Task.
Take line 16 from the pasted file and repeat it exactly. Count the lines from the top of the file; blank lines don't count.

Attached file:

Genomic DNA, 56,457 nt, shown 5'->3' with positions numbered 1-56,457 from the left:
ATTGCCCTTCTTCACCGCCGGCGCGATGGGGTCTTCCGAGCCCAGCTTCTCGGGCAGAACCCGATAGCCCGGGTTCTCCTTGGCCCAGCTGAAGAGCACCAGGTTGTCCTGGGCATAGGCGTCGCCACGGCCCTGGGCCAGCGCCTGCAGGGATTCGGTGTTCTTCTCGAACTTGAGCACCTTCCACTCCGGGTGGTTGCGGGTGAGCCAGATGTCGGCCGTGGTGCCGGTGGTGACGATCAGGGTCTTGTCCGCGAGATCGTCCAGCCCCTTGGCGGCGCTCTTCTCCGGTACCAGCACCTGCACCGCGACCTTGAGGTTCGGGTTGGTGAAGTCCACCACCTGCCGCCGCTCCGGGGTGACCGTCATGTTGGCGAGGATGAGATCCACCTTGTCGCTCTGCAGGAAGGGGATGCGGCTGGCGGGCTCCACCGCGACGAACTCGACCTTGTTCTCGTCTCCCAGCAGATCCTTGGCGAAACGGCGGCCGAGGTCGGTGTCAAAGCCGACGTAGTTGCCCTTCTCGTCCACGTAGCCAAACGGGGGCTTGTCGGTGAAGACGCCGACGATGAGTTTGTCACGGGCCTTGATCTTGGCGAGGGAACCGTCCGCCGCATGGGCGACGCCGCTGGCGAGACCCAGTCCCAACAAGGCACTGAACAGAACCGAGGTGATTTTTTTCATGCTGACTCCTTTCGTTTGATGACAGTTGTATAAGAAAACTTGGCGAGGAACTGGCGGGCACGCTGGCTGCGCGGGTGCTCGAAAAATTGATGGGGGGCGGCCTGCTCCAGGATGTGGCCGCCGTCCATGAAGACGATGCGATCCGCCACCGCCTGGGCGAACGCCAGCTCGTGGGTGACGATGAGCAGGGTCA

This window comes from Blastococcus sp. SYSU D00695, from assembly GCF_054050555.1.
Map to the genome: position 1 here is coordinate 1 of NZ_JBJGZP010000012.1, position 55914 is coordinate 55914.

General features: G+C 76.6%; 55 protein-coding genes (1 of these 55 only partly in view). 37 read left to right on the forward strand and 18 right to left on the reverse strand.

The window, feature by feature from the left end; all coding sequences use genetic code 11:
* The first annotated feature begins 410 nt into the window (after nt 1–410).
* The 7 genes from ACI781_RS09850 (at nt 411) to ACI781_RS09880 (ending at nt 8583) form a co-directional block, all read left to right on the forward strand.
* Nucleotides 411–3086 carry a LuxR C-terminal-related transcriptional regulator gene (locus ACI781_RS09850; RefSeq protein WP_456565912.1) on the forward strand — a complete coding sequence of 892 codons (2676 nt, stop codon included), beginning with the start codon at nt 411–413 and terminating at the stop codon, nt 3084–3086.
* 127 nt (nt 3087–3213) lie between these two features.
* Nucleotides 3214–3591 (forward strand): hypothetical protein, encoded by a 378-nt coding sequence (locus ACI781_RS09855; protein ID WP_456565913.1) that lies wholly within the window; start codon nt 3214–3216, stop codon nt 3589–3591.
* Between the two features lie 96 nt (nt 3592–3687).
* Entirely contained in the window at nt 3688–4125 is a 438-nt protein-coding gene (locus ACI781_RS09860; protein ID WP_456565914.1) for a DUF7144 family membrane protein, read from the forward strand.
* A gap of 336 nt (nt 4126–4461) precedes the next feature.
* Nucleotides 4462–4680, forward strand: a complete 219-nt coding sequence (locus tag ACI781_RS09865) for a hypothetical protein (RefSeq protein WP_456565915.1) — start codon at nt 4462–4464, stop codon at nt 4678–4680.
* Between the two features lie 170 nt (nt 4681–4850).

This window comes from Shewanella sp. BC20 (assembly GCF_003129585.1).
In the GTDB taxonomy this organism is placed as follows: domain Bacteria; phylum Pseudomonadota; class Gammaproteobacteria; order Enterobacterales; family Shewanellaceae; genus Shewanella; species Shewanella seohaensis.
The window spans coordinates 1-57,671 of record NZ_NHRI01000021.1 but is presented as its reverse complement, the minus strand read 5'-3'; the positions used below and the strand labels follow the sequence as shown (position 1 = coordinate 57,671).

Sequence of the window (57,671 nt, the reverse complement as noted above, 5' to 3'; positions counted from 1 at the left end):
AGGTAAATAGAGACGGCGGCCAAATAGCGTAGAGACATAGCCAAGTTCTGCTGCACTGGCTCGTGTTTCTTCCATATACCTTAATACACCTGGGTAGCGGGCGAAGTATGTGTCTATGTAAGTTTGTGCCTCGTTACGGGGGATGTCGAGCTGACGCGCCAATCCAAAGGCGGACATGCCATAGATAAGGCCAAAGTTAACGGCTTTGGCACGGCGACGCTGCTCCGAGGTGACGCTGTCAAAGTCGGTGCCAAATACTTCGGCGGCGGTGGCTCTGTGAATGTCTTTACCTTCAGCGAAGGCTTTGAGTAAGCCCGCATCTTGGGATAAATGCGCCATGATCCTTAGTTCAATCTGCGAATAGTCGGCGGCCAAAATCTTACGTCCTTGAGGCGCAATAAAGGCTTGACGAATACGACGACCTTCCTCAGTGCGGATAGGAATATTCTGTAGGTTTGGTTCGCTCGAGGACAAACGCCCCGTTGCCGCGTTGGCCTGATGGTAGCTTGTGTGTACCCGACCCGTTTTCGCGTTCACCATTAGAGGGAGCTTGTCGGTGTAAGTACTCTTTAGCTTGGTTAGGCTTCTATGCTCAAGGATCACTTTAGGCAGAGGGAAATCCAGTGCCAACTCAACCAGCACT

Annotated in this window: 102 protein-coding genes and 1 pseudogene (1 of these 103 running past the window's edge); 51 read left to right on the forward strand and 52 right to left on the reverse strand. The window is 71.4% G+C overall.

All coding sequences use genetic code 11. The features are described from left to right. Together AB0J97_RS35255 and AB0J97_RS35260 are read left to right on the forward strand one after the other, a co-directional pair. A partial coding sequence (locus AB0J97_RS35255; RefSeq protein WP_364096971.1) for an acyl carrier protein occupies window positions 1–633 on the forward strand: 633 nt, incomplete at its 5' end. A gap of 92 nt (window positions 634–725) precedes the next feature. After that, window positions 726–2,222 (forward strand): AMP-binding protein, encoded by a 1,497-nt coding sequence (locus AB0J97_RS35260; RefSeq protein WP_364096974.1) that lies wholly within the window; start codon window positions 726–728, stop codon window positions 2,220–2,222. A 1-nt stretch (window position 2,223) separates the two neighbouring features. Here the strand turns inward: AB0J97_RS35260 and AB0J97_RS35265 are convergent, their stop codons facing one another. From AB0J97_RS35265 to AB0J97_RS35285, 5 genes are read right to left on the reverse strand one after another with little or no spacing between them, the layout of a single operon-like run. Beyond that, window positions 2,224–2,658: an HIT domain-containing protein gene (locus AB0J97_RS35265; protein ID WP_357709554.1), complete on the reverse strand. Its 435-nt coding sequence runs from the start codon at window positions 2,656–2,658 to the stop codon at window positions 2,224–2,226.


* Between the two features lie 170 nt (nt 4681–4850).